Status Report on Energy Efficiency Policy and Programs in China

Publication Type

Report

Date Published

12/1999

Abstract

China's activities in promoting energy efficiency may have played a role in the reduction in total energy consumption in the country since 1996. The decline in China's output and consumption of primary energy has been driven by changes in China's most important fuel, coal. Estimated total primary energy use in 1999 will be nearly 6% below the 1997 peak. Meanwhile, consumption of oil and electricity have continued to grow. On the supply side, China has undertaken a campaign to close or curtail production at thousands of coal mines. On the demand side, available evidence is not conclusive and data not always reliable, but indicates that slowing economic growth and reform in the state-owned sector has led demand in industrial sectors users to drop due to closures and reductions in output. Households have continued their rapid switch from coal to gas fuels and electricity. The average quality of coal may be increasing, allowing end users to use less. Moreover, across all sectors, equipment turnover has continuously raised efficiency.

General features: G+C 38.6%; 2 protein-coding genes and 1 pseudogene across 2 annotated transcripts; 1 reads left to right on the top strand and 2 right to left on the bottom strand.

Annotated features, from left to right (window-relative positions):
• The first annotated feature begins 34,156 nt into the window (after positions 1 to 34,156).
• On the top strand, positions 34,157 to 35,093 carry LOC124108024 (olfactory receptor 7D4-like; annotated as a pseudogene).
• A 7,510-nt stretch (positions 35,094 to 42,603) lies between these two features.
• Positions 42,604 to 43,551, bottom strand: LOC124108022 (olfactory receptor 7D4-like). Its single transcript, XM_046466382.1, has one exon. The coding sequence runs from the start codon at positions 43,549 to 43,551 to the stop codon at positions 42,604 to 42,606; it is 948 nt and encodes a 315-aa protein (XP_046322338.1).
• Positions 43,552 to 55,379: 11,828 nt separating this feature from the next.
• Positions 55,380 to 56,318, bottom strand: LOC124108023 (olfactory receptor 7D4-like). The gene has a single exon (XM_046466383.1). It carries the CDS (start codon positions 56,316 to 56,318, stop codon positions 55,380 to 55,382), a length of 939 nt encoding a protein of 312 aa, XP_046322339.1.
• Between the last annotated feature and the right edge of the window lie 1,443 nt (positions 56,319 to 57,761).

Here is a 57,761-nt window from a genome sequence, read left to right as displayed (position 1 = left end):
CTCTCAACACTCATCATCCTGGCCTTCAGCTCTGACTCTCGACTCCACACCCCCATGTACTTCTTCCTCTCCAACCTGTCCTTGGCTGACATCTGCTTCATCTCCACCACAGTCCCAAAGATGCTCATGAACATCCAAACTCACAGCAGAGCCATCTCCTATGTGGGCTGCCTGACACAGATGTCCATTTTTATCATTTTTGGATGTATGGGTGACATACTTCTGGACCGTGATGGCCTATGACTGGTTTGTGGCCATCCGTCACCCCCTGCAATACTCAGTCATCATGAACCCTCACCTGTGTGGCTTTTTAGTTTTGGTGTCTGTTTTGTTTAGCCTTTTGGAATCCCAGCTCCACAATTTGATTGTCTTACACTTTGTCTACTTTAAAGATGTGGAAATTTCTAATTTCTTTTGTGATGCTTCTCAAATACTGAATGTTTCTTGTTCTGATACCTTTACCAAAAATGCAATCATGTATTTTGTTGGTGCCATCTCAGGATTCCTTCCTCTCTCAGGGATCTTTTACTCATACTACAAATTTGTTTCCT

Many factors are behind the improvements in energy efficiency, including rising energy prices and general economic growth stimulating purchases of new equipment. An essential element has been the continuing commitment of the Chinese government to promoting energy efficiency, which is devoting considerable energy to developing new policies and programs that will be effective under the changing conditions of China's transforming political economy. This paper describes developments in energy efficiency policy in China over the past several years, particularly since the passage of the Energy Conservation Law (ECL) in 1997.

Year of Publication

1999

Institution

Lawrence Berkeley National Laboratory
Research Areas